A Novel Approach to Visualize Risk Minimization Effectiveness: Peeping at the 2012 UK Proton Pump Inhibitor Label Change Using a Rapid Cycle Analysis Tool
Evaluation of risk minimization (RM) actions is an emerging area of regulatory science, often without tools to rapidly and systematically assess their effectiveness.
The aim of this study was to evaluate whether chronographs, typically used for rapid signal detection in observational longitudinal databases, could be used to visualize RM effectiveness. We evaluated the UK Medicines and Healthcare products Regulatory Agency (MHRA) 2012 proton-pump inhibitors (PPIs) class-wide label change that warned of increased risk of bone fracture, advocated to limit duration of use, and recommended to treat those at risk for osteoporosis according to clinical guidelines.
The cohort consisted of adults aged 18 years and above prescribed one of the five PPIs available in the UK The Health Improvement Network (THIN) database through September 2015. Four chronographs were compared using drug episodes that started before (PRE) and after (POST) the 20 April 2012 MHRA warning; fracture and osteoporosis were evaluated separately. Chronographs show a measure of observed/expected events, the Information Component (IC) and 95% credibility interval (CI), calculated at monthly time intervals relative to the start date of a prescription, and summed to estimate IC over a 3-year period; IC > 0 indicates observed > expected events. We hypothesized that chronographs may assess RM effectiveness if stratified by PRE/POST an RM intervention such as a label change.
There were 1,588,973 and 664,601 PPI users in the PRE and POST periods, respectively. We observed a 4.6% reduction in the proportion of long-term PPI episodes and a 4.1% reduction in the overall proportion of the THIN population using PPIs. Compared with the PRE chronographs, when both visually comparing and when examining the summed ICs for fracture in the POST period, a significant reduction was observed overall (IC = 0.024 [95% CI 0.015 to 0.33] PRE vs − 0.141 [95% CI − 0.162 to − 0.120] POST), suggesting less observed events than expected, and prior to PPI start, suggestive of strong channeling (IC = − 0.027 [95% CI − 0.037 to − 0.017] PRE vs − 0.291 [95% CI − 0.308 to − 0.274] POST). Results were qualitatively similar for osteoporosis.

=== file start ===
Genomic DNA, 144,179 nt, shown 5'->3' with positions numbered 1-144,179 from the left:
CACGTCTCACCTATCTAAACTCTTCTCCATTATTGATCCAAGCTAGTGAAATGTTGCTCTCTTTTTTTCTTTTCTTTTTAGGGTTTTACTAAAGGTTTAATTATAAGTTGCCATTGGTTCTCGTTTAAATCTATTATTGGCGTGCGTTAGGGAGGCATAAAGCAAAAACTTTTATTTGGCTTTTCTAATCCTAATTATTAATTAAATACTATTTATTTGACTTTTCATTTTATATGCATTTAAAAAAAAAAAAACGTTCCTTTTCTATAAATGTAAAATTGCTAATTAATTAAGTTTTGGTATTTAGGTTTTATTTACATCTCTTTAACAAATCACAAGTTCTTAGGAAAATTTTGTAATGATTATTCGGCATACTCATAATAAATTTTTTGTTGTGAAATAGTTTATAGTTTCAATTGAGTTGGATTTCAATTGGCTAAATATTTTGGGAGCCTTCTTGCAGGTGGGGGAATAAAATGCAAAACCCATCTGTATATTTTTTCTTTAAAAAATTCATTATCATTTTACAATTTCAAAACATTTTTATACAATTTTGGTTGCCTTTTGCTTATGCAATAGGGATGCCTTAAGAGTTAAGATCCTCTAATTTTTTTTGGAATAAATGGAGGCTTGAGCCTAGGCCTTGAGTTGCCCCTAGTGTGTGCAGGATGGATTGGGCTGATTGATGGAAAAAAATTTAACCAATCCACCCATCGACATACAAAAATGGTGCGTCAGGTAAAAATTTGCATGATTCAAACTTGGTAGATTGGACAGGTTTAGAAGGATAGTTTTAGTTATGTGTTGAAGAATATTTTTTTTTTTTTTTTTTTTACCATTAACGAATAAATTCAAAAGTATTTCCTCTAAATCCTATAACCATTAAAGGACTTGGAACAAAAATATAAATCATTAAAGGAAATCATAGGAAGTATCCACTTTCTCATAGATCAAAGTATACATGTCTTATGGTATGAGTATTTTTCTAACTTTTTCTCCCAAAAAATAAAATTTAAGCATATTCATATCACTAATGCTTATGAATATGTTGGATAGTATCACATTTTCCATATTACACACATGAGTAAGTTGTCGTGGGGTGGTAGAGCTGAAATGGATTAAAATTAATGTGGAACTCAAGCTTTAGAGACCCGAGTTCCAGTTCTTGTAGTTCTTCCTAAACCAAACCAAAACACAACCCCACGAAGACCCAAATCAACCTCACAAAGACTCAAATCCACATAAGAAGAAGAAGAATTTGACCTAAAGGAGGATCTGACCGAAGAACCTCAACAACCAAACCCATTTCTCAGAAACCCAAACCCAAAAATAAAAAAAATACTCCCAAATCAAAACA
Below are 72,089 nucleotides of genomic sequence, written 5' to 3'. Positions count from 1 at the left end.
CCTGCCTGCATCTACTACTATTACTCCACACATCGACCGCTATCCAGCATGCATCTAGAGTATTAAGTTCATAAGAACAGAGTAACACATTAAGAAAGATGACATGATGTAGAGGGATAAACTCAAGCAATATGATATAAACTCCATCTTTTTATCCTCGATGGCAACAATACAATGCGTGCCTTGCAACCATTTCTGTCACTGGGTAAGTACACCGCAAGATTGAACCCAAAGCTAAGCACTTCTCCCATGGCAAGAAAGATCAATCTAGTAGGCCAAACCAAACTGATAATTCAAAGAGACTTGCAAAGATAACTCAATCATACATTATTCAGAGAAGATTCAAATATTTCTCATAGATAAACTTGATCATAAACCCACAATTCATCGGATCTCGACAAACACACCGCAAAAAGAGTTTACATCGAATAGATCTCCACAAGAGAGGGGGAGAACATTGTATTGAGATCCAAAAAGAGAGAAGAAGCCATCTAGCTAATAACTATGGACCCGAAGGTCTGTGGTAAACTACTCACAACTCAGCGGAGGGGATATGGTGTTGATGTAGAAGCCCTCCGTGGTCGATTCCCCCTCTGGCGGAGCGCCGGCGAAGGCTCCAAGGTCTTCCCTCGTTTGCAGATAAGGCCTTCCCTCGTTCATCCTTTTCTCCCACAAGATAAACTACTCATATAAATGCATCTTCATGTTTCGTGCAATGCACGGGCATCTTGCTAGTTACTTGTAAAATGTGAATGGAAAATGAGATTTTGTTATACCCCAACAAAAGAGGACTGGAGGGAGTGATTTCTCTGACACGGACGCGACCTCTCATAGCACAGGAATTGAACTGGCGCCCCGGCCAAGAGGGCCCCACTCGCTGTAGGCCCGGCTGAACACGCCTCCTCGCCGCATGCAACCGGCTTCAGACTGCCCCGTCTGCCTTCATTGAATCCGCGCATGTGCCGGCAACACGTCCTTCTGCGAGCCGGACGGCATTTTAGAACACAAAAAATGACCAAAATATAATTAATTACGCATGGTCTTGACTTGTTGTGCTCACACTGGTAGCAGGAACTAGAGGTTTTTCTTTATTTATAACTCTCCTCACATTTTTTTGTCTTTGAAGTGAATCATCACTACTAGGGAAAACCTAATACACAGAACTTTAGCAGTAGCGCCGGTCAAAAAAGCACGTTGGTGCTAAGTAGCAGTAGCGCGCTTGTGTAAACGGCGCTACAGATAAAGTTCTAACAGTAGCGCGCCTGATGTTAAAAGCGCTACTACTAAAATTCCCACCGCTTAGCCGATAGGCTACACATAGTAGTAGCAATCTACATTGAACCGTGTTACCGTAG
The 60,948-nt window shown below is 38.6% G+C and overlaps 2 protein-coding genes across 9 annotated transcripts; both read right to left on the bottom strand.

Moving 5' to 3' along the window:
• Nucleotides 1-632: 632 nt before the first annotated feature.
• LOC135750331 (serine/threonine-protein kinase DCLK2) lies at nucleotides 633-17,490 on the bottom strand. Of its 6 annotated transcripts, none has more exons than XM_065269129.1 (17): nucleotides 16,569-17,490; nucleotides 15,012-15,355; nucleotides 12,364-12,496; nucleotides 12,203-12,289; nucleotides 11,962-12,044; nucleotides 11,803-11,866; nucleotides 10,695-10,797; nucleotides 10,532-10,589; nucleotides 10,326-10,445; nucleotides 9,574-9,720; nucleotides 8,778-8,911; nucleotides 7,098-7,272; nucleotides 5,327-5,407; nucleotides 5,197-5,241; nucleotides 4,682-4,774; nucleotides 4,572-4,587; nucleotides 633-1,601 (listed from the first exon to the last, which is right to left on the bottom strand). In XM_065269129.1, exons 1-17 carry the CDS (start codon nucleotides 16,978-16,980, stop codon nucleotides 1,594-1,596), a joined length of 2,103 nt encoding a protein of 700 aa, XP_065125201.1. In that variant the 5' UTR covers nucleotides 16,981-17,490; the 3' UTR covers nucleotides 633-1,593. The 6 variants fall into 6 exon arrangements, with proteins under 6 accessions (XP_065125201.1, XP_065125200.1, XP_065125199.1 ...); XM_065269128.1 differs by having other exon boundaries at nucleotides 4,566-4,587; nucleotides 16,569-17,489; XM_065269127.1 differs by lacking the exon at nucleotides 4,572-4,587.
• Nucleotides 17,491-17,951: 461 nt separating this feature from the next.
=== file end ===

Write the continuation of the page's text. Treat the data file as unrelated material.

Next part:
This pilot demonstrated a novel application of a visual, rapid analysis technique to assess RM effectiveness, and supported a hypothesis that prescribers altered some behaviors after the MHRA label change, such as channeling patients at risk of fracture or osteoporosis away from PPI use and potentially reducing fracture outcomes. Limitations include lack of confounding control and outcomes defined only by diagnosis code. Results demonstrate the potential to use large healthcare databases with chronographs to rapidly assess RM effectiveness, similar to signal detection in pharmacovigilance, and may help design more comprehensive RM evaluation studies.
We thank Dr. Robert F. Reynolds for his critical review of this manuscript. We would also like to thank Mr. Geoff Gordon and Mr. William Lebow of Commonwealth Informatics, Ms. Harshvinder Bhullar, Mr. Mustafa Dungarwalla, and the THIN/IQVIA staff for their support of this project.
Compliance with Ethical Standards
No specific funding was provided to conduct this study.
Conflict of interest
Rachel E. Sobel was an employee and is a shareholder of Pfizer Inc; Andrew Bate is an employee and shareholder of Pfizer Inc., the manufacturer of one or more PPIs described in this study; the views expressed in this manuscript are their own and do not necessarily reflect those of Pfizer. They contributed to the study design, analysis, and interpretation of data, the writing of the report, and the decision to submit the report for publication. William Blackwell and David M. Fram are employees of Commonwealth Informatics Inc, a Genpact company, which developed the Commonwealth Vigilance Workbench software that was used to generate the chronographs and associated analyses for this study.
The protocol was reviewed and approved by the UK Scientific Review Committee (SRC Reference #17THIN012).
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